After she opened her present, we ate our lunch of tea and scones then headed outdoors to play croquet. As we played, Natty thought she saw a chipmunk peek its head out of one of the holes. So we both went over to look, and nothing was there. We thought it was strange and rejoined the game. Then something else happened. As Natty lifted up her arm to swing, she saw the chipmunk in a nearby hole. Instead of swinging, she ran as fast as she could and tried to chase the animal away to prevent it from being hurt by our game playing. She tripped and cried out, then fell to the ground. I ran swiftly to the scene and felt her pulse. “She’s dead.” I said sadly.

Luckily, that wasn’t the end of my best friend. She began visiting me every Tuesday for tea and treats. I needn’t have worried about her because I’ve learned that real love never dies. In fact, it lives on forever in one form or another. And so do ghosts…

Dragon Games

From the start, I noticed the dragon was as friendly as could ever be asked for. “Hello there!” he said with a display of crooked teeth and a carefree grin. He shook my small hand with his large paw, and I laughed without fear, knowing in my heart of hearts he was genuinely amiable.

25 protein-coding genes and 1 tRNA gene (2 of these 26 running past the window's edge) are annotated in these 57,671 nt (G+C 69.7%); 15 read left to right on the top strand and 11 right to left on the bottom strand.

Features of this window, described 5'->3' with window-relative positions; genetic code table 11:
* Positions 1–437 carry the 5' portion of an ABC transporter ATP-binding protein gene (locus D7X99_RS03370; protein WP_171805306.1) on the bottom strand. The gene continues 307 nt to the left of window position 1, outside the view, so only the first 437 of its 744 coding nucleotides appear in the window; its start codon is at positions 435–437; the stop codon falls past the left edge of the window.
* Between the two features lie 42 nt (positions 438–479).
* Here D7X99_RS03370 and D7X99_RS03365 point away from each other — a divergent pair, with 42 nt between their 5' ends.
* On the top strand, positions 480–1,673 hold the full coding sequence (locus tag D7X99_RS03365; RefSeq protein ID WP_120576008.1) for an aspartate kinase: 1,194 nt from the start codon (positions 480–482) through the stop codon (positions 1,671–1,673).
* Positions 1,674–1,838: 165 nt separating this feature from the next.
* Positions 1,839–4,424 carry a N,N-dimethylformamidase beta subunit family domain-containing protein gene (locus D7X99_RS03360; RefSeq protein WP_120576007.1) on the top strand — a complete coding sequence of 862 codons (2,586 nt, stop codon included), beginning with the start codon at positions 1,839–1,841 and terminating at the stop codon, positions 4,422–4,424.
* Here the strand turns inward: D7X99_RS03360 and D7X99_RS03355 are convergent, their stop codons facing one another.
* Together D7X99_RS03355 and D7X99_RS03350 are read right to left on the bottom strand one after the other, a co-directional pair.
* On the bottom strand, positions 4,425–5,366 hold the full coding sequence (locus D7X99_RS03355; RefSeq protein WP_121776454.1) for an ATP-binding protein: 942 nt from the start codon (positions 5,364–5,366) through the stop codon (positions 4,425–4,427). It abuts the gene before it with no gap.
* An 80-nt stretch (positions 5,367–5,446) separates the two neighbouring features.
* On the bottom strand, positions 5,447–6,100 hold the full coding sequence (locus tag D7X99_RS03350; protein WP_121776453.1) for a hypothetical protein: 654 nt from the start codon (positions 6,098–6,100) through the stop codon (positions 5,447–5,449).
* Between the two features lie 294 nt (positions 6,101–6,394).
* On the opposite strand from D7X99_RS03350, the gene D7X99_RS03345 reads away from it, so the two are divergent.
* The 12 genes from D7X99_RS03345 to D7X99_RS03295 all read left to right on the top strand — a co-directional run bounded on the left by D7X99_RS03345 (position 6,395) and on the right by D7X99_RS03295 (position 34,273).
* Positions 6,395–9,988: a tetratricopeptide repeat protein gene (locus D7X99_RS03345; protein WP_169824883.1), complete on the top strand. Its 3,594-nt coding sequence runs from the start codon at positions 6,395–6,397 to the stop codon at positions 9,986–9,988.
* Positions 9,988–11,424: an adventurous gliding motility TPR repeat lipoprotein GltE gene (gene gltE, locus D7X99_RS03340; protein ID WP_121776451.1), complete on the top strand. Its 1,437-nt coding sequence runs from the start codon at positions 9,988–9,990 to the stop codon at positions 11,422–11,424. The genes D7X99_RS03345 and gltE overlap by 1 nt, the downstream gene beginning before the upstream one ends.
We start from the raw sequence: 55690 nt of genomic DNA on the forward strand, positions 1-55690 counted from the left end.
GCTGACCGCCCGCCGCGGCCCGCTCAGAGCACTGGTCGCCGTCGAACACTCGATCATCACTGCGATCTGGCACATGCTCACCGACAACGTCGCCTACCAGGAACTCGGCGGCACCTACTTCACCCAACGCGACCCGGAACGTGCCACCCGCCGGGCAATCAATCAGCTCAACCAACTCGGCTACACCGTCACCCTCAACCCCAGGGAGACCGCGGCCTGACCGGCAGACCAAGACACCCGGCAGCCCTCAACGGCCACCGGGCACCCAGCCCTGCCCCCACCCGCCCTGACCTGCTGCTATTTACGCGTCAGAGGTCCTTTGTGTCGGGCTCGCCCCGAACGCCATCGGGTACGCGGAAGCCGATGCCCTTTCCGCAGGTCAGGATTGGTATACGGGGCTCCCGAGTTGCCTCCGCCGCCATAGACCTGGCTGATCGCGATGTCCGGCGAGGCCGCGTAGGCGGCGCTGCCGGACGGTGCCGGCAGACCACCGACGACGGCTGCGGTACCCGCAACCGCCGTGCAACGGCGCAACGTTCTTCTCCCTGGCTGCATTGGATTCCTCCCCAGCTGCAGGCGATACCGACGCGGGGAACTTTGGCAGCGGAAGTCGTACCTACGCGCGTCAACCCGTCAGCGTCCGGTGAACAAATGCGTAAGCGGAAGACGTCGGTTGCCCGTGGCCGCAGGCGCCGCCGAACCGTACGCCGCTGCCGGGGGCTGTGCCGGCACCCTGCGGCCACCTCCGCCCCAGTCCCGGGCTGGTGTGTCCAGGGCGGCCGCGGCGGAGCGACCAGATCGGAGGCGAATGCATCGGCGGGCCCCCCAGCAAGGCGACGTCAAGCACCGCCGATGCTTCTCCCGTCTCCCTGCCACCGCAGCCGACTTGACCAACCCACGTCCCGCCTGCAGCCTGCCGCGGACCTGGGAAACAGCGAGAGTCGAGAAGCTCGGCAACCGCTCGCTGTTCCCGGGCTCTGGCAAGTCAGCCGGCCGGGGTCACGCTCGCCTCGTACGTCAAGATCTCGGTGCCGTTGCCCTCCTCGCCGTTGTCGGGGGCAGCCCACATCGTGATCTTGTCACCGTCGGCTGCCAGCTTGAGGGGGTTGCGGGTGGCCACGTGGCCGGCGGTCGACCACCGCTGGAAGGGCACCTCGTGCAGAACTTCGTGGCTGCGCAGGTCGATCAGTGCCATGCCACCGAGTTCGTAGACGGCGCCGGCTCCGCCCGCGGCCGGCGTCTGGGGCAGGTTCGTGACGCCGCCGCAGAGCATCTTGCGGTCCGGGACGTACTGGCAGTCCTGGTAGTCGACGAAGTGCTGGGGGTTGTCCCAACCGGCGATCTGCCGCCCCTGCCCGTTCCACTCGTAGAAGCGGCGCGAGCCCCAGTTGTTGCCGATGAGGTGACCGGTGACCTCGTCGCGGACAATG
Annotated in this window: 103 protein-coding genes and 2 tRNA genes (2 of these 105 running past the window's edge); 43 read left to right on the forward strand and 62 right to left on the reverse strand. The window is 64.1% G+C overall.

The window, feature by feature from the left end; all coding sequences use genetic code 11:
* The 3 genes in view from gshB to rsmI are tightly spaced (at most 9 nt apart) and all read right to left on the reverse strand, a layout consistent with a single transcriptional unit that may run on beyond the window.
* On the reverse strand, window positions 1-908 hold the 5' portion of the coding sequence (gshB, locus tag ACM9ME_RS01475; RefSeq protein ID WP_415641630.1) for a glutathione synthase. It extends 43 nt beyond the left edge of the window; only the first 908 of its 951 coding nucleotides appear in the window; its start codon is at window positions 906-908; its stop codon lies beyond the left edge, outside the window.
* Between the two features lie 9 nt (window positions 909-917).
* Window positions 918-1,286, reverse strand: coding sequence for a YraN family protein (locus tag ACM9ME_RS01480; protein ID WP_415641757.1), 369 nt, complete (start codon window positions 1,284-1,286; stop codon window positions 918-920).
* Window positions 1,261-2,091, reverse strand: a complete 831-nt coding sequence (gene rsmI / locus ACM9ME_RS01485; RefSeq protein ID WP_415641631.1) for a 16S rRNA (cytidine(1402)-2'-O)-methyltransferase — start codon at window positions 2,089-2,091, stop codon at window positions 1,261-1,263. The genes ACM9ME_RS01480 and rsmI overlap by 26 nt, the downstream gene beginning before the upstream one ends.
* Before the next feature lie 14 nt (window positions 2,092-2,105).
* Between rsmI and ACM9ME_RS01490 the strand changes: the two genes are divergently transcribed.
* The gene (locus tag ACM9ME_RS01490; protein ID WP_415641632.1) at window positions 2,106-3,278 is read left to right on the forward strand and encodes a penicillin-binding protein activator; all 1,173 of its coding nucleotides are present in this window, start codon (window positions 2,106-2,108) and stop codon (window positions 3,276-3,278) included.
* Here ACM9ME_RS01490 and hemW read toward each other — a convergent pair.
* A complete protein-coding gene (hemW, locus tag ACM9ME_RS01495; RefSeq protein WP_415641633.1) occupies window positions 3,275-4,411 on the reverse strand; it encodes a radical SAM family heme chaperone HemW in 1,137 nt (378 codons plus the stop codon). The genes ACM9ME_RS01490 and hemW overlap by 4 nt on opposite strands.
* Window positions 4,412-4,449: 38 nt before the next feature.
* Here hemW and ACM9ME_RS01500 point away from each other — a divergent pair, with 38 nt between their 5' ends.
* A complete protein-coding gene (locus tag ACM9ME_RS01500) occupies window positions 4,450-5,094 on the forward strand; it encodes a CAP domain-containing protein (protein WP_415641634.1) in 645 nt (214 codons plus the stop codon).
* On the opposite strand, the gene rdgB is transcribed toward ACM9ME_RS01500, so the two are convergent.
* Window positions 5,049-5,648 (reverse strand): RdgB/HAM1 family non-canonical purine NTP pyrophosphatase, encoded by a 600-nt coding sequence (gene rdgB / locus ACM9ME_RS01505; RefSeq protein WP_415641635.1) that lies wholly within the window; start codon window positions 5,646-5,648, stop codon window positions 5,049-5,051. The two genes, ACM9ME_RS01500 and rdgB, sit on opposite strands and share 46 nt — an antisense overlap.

The dragon’s name was Pinkley, and I’d met him before. In fact, on several occasions, because Pinkley was particularly forgetful and clumsy. Though, to his credit, he was very kind and lovable. You’d think his pink scales would make him less intimidating, but this was far from true. For instance, his height and fangs were enough to make any human run away and hide in a cave far, far away.

After we greeted each other, Pinkley stared at me with a bewildered look, and I felt immense pity. This always happened when we met, and it happened again this time. He stared for about ten seconds then asked me,”I’m sorry, do I know you?” I told him we’d met on several occasions, and he said awkwardly,”Oh…”. This was exactly why I always avoided bumping into him. When I usually see him, I try to hide behind a boulder or a bush, or tiptoe away before he notices me. His bad memory was a bit frustrating, but I still liked his personality.